Overall, the store definitely feels like a glimpse of the future. It’s on the same block as the Amazon Spheres, three surreal-looking glass domes that house rare tropical flora in addition to Amazon employees attempting to tackle their workloads. (Amazon hopes that the “biophilic design” will inspire creativity and improve brain function.) It isn’t uncommon to see several LimeBikes or Ofo bikes on the sidewalk out front. These are community-shared bicycles that can be rented out using a mobile app and then abandoned anywhere for the next user to find. It all feels like a sci-fi novel, roaring to life.

Amazon Go has been described as a convenience store, which conjures up images of a 7-Eleven, or perhaps a New York bodega. This is inaccurate. Amazon Go is essentially a miniature Whole Foods, which makes perfect sense given Amazon’s recent acquisition. Most of the items available for purchase are healthful and the labels “fair trade” and “organic” appear abundantly. It isn’t difficult to imagine Amazon Go’s technology licensed to other retail outlets and gradually rolled out across Whole Foods’ 477 locations.

People would be able to quickly grab a meal during their coffee and lunch breaks, with more time left over to actually consume their food and relax. In turn, Amazon would gather massive amounts of valuable data on consumers’ buying habits. The store’s reduced labor costs and monetized data might even translate into lower prices, which would help Whole Foods shed a negative brand image. In the past, critics have derisively nicknamed the chain “Whole Paycheck,” in reference to its high prices.

But what would this mean for the specific brands on all those retail shelves? In these stores of the future, there might not be as many employees in the aisles to help nurture sales. Brands would need to adequately convey their products’ value, both in the product packaging and in their digital marketing.

“Branding and consistency will be key,” said Mary Cochran, co-founder of Launching Labs Marketing. “Products will have to be recognizable through other branding, marketing, and packaging efforts from both web and on-shelf presence. Good branding will enable customers to grab and go without research, or thinking too hard.”

Next: Brands must brace themselves. 

Brands may also need to brace themselves for sudden changes. By monitoring customers and conducting data analysis, retailers could deconstruct the thought processes behind purchase decisions and adjust stock accordingly.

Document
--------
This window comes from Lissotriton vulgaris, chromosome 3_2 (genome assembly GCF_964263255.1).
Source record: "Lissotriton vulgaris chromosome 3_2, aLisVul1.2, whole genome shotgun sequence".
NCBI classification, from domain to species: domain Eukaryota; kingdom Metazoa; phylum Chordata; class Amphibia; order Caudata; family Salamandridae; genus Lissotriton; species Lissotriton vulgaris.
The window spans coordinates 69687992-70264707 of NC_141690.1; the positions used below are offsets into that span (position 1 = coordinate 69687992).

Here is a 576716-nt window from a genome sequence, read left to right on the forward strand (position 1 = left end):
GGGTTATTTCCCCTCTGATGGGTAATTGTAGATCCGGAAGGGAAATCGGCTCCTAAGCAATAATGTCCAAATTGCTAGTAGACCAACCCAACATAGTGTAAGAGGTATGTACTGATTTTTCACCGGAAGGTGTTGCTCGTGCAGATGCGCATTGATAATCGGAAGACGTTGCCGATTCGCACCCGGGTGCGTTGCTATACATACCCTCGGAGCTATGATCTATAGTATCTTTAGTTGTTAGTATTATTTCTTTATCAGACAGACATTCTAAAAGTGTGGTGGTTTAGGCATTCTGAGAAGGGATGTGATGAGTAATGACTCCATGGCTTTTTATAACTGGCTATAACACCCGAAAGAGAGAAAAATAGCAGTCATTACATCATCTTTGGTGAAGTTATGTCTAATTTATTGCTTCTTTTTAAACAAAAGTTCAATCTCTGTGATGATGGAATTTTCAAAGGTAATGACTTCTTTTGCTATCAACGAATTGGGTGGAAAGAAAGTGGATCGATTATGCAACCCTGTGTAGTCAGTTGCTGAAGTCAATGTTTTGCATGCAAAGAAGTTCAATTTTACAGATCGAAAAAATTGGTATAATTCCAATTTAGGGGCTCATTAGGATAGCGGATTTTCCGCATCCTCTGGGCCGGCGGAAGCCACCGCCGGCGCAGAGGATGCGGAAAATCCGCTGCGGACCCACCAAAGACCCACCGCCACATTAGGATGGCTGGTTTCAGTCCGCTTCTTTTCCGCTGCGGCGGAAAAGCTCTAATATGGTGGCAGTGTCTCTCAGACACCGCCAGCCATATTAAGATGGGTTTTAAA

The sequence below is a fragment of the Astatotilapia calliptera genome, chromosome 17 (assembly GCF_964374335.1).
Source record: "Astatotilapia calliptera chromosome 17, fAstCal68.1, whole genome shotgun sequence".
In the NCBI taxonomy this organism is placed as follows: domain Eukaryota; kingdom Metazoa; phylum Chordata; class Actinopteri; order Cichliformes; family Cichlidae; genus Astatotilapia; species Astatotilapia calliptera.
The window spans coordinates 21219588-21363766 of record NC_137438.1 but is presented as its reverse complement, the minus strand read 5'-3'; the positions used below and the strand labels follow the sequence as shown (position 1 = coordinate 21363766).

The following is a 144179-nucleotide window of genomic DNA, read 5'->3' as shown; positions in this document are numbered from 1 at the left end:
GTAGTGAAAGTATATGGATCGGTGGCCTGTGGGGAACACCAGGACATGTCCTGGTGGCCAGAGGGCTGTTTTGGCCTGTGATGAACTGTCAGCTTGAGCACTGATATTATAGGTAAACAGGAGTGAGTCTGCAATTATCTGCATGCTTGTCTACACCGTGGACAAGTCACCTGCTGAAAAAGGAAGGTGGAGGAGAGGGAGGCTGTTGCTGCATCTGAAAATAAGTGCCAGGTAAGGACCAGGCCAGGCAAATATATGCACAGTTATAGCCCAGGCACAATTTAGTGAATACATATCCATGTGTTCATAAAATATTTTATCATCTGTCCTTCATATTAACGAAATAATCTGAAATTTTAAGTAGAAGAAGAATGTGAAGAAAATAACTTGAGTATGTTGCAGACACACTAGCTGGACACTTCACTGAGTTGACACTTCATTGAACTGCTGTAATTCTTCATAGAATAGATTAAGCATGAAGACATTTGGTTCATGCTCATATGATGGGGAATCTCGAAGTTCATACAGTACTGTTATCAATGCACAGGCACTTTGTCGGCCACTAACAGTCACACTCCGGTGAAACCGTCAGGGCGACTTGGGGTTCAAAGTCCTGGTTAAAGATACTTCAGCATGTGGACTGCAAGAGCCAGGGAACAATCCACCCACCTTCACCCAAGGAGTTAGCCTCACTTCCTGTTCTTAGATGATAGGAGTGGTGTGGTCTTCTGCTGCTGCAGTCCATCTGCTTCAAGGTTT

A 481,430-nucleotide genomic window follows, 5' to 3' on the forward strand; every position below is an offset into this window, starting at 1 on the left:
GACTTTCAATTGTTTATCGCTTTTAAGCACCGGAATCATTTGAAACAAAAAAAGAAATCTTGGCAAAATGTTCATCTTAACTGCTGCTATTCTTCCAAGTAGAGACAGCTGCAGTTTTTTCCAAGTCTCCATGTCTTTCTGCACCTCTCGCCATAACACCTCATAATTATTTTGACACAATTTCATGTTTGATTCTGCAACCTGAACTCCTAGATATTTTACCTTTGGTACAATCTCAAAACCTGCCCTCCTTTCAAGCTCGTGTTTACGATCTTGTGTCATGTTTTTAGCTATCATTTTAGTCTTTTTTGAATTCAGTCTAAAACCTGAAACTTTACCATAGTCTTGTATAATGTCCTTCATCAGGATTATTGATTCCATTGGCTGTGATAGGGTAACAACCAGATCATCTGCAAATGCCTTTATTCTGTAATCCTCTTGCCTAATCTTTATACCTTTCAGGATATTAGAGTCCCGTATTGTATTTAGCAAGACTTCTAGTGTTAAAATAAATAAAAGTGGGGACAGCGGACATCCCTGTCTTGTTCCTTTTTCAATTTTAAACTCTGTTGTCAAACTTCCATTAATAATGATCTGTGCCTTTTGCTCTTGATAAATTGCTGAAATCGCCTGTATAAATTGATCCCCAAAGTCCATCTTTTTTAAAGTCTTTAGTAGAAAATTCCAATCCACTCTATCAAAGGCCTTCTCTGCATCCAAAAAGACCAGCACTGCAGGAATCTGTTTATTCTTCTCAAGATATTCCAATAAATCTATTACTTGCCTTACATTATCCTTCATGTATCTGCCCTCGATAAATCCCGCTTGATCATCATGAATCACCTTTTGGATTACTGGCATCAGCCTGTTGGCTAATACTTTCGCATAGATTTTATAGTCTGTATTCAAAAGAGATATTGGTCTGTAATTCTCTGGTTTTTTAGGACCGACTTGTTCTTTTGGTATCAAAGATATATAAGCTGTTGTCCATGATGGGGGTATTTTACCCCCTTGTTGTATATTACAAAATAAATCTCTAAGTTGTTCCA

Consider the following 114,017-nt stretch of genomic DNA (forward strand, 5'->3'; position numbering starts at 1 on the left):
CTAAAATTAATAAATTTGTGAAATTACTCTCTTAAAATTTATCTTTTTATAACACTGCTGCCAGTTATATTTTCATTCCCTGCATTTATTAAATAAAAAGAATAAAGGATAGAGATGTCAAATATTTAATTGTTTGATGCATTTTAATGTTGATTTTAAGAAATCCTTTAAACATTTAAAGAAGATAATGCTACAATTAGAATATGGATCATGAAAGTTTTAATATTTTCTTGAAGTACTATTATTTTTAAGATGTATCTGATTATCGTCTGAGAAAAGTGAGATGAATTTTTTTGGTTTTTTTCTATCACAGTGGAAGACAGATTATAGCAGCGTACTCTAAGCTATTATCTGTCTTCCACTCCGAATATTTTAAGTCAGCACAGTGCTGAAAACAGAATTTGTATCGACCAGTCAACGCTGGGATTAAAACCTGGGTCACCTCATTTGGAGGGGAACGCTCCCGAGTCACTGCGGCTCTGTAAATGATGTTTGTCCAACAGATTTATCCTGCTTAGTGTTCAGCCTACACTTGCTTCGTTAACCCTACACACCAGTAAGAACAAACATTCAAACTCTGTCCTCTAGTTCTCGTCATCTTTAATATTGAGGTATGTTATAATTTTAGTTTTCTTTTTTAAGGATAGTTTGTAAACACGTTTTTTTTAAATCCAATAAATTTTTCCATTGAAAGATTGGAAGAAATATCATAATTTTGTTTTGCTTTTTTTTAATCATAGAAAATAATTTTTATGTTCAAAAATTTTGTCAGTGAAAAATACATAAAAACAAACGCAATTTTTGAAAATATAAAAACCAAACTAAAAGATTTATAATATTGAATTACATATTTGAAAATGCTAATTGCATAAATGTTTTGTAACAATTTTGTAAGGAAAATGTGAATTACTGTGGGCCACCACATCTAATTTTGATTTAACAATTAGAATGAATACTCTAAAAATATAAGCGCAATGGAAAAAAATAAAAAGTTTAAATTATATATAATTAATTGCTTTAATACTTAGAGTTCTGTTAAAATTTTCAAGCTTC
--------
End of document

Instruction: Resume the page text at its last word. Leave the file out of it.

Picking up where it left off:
“Shopping is an experience that retailers create for their customers. The more data that Amazon can get their hands on, the better their capability to hyper-personalize these shopping experiences. Each store could optimize their dynamic stock of goods, based on season, neighborhood, customer habits, etc. This means that there will be less wasted space or stock and customers will always be able to find what they’re looking for,” said Aaron Glazer, CEO of Taplytics, a company that seeks to improve customer experiences through experimentation, A/B testing, push notifications, and messaging.

“Consumers are always looking for ways to make better use of their limited spare time, and will certainly find value in being able to pick up everything in one ‘Go’ at their convenience,” he added.

A large number of cashiers will probably lose their jobs, but the final chapter of this story is not yet written. By redeploying resources and integrating data-driven strategies, companies will be able to pivot and expand into new areas, creating new opportunities. The new jobs will require new skillsets, which presents an opportunity for motivated workers to continually learn and grow. Education is no longer a finite period of time prequalifying eager young workers for guaranteed employment. In this newly emerging economy, education might become a constant if workers want to be relevant instead of roadkill.

Some people will resent that so much effort is now required just to survive. Others might value the continual intellectual stimulation over a stagnant job where they’re just counting down the days until retirement. Therefore, the interpretation of this rapidly evolving economy and adapting workforce is dependent upon a series of personal value judgments and capabilities.

Beyond that, AI and robotics could significantly improve the human condition. The technology has already led to incredibly beneficial advancements in healthcare, and will likely play a major role in space exploration. If AI does lead to widespread redundancies in retail labor and other sectors, our societies and political systems will be uniquely pressured to adapt. After all, AI-powered stores can’t sell goods to a population without any money to spend.

Of course, these long-term outcomes are unclear and any efforts to shed light are inherently speculative. However, if the appropriate safeguards and levels of transparency are put in place, it is certainly possible that the ultimate impact of AI will be a net positive. Admittedly, this proposition will be difficult to accept if the technology behind Amazon Go and other unmanned stores causes pink slips to be handed out to workers all around the world.